Understanding the childcare crisis on the [Sunshine] Coast

Christine Wood, Coast Reporter

There is a severe lack of available infant and toddler childcare spaces on the Coast — an issue that’s not unique to our area.

Some are calling it a childcare crisis, pointing to statistics that show only about 20 per cent of children under the age of six are able to secure a spot in a regulated childcare facility in B.C.

Adding to the strain on limited services is the changing economic scene that is forcing many families to abandon traditional one-income households to see both parents enter the workforce.

The most recent Sunshine Coast Vital Signs report shows that parents with two children living on the Coast must work full-time jobs, each making $18.80 an hour, in order to earn a “livable wage.”

Many parents don’t succeed in reaching that mark, with about 20.4 per cent of Sunshine Coast families classified as low income, the report states.

But even if both parents can find good paying jobs, the cost of childcare for kids who aren’t in school adds up quickly. Most childcare providers locally charge between $30 and $40 a day per child for full-time care.

There are varying government subsidies available, but full subsidies apply only to those families that make less than $33,000 combined a year.

The Coalition of Childcare Advocates of B.C. (CCABC) reported last year that childcare fees now account for the second highest family expense in the province. The first is housing.

The problem has been studied and analyzed with papers and books written on the subject affecting thousands of families throughout Canada, each report signaling the need for change so …

Why hasn’t anyone fixed the problem?

“One of the issues with childcare is that it’s this major issue in your life for three years and then you feel like, ‘whew, I got through that one,’ and it falls off all our plates,” said Sunshine Coast Success By Six co-ordinator Pam Richmond.

“So you have this ever-evolving group of people that it’s a really important issue to, but once their children are in school, it’s like, ‘oh, thank God that’s over.’ I think that’s part of why it has been difficult in this country to keep that momentum going,” she said.

Richmond is connected to the Sunshine Coast Early Childhood Development Planning Table, which brings together up to 30 parents and professionals monthly who share a commitment to help young children and their families.

One of their goals is to champion the establishment of a new childcare centre devoted to infants and toddlers — something they have heard time and again is needed locally.

“We know there is a need because we’re turning people away almost daily at certain times of the year who are looking for childcare for infants under the age of three,” said Hilary Griffiths, co-ordinator for the Sunshine Coast Childcare Resource and Referral Program and a member of the planning table. “It’s usually between April and October

While some parents are waiting for space and putting off work, others are piecing together what care they can get, Casey commented, adding that it’s difficult for childcare providers to accommodate the changing schedules and needs of many working parents.

Adding to the problem for childcare providers are the relatively low wages they are often paid in order for daycares to make a profit. The most recent statistics from 2009 peg the average wage for full-time early childhood educators and assistants in B.C. at $16.46 an hour.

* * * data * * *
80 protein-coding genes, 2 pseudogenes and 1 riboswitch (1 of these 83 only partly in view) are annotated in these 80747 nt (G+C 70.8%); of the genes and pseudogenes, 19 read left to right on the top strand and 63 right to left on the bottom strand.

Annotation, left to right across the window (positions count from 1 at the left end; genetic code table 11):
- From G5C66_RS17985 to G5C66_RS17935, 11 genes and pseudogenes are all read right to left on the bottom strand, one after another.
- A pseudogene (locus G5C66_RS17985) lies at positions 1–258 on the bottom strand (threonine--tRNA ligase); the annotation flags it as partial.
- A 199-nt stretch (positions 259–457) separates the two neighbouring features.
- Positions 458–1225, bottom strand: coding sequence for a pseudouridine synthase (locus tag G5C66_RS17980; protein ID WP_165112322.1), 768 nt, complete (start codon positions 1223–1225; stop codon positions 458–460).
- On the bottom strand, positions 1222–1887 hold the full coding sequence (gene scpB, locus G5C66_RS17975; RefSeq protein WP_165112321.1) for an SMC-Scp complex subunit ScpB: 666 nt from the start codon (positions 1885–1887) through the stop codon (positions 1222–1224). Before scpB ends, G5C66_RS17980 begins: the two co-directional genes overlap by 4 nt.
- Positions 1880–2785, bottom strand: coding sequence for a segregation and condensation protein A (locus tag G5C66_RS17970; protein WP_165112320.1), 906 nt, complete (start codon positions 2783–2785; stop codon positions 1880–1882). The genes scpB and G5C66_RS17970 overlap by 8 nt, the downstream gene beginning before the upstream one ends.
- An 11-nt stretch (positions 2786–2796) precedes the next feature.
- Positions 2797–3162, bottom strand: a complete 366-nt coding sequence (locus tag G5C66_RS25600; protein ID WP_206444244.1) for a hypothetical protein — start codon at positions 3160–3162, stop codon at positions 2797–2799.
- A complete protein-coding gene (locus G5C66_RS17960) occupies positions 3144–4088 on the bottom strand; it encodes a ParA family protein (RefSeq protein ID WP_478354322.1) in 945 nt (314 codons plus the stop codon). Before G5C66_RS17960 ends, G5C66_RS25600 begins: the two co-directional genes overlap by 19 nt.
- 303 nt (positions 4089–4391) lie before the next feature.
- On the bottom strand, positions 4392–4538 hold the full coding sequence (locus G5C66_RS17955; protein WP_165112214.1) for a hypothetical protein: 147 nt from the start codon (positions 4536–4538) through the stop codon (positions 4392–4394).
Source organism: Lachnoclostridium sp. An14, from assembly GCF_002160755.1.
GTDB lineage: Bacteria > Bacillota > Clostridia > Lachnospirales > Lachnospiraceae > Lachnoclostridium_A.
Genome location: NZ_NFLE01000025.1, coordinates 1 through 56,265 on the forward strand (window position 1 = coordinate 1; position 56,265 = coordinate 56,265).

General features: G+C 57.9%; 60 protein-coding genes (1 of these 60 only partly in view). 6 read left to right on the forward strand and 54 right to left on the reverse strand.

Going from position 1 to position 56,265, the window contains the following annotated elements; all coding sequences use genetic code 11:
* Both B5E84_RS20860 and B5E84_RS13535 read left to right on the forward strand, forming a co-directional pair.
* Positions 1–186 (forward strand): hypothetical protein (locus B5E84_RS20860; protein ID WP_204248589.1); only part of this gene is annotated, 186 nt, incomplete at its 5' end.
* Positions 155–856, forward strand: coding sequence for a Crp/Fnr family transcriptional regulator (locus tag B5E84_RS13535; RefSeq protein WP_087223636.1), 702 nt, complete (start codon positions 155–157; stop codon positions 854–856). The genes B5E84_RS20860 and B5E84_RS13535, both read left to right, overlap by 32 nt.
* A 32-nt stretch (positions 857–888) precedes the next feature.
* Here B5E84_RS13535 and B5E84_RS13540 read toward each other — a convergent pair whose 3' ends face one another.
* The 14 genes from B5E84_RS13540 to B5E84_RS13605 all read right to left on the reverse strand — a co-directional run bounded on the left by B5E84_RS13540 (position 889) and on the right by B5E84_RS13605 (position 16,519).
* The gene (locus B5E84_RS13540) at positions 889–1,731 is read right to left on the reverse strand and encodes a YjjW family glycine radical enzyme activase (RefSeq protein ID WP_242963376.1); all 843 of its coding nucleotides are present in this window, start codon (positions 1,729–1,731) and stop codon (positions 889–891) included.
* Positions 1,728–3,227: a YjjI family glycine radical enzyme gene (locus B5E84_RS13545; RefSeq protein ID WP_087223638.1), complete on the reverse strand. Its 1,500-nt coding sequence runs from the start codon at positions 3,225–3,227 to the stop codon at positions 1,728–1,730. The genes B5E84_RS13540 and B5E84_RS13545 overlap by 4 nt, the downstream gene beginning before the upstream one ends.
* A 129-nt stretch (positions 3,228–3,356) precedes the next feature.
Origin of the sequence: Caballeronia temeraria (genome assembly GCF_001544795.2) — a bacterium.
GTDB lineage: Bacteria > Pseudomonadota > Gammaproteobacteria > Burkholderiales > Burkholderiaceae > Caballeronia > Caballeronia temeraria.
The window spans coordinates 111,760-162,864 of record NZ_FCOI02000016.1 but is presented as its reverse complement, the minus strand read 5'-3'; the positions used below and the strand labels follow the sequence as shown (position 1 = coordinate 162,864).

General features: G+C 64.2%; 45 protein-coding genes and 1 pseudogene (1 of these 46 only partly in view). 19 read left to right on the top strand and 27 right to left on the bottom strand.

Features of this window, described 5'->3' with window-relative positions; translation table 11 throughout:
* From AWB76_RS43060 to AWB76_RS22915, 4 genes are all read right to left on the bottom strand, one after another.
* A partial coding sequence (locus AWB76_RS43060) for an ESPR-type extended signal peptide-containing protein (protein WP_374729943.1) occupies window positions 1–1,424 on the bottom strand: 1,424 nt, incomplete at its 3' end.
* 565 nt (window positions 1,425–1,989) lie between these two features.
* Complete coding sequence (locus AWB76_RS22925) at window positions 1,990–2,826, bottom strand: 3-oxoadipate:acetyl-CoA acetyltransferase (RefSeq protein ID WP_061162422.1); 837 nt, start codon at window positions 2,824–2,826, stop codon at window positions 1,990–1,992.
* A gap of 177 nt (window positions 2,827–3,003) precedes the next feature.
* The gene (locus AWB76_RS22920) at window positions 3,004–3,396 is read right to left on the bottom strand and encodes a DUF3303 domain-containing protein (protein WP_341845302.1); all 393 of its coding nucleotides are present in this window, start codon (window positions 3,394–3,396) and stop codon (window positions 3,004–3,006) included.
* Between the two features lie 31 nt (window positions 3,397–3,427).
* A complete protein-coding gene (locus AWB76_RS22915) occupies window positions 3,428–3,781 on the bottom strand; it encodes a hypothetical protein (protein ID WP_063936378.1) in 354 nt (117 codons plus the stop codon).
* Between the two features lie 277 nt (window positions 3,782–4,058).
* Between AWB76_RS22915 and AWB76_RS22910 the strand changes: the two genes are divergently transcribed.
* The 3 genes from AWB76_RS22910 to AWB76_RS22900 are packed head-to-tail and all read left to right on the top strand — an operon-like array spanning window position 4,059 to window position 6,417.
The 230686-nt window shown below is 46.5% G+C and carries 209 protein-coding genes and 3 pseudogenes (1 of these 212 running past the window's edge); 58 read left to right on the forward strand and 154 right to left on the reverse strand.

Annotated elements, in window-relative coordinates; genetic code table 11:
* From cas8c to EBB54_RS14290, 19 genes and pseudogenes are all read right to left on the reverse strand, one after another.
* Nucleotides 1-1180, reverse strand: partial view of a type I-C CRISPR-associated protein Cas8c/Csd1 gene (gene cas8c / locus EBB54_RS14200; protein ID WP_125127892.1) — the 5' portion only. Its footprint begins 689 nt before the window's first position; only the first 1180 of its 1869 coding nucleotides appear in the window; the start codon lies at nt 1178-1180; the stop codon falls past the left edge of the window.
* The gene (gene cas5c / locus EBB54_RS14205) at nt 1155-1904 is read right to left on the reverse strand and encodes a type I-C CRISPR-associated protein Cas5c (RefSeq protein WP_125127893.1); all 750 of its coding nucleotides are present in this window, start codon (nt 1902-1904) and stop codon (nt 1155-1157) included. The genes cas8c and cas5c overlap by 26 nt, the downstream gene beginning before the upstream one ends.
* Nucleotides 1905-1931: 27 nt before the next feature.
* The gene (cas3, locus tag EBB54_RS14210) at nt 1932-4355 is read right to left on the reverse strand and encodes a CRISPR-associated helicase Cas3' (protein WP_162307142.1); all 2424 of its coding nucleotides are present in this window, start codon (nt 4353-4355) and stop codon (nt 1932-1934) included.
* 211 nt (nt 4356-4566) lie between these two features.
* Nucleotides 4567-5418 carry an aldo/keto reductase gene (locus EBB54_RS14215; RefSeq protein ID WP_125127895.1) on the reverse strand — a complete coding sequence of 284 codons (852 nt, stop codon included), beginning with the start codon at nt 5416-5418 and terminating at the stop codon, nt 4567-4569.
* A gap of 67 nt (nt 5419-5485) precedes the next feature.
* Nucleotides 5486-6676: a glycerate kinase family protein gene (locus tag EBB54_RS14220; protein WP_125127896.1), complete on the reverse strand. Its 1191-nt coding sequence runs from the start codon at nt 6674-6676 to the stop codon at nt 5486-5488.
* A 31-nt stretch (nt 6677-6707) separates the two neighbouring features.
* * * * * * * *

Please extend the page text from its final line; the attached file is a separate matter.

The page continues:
Some big picture answers

While those at the planning table are pursuing the idea of an infant and toddler care centre to meet local needs, provincially many are pushing for policy reforms that would see parents pay just $10 a day for full-time care and $7 a day for part-time care, while caregivers would make an average of $25 an hour plus benefits.

The details are contained in the Community Plan for a Public System of Integrated Early Care and Learning put forward last year by the CCABC and the Early Childhood Educators of B.C.

“The plan offers a concrete, innovative, made-in-B.C. solution to the childcare crisis facing families with young children,” the fact sheet on the plan for parents states.

The plan calls for an additional gross public investment of $1.5 billion annually, which is a huge increase from the roughly $300 million the B.C. government currently invests in childcare for children from birth to age 12.

Proponents of the plan justify the expenditure by saying it would reduce the stress experienced by parents dealing with “work-life conflicts” which are estimated to cost the Canadian health care system $2.5 billion annually and the child welfare system another $1.2 billion per year.

There has definitely been some support for the idea as evidenced on the plan’s “supporters and endorsers” web page, although the B.C. government is not one of those public supporters.

“They have made no commitments,” said CCABC representative Sharon Gregson.

Minister of Children and Family Development Mary McNeil told Coast Reporter that the government is aware of the childcare issue facing B.C. communities and that “we recognize the need to do more,” she said….

“In regards to the Community Plan for a Public System of Integrated Early Care and Learning, government has reviewed and will take the plan under consideration as part of future planning.”

Gregson notes support for the plan is likely to increase in the next few months when her group starts several different campaigns to highlight what she calls the “$10-a-day solution to the childcare crisis.”

“Our work over the next 12 months is to assure those running for election in 2013 that supporting the plan will garner them votes and that as elected officials we will expect and hold them accountable to implement the plan,” she said.

To view the plan in its entirety, go to www.cccabc.bc.ca/plan.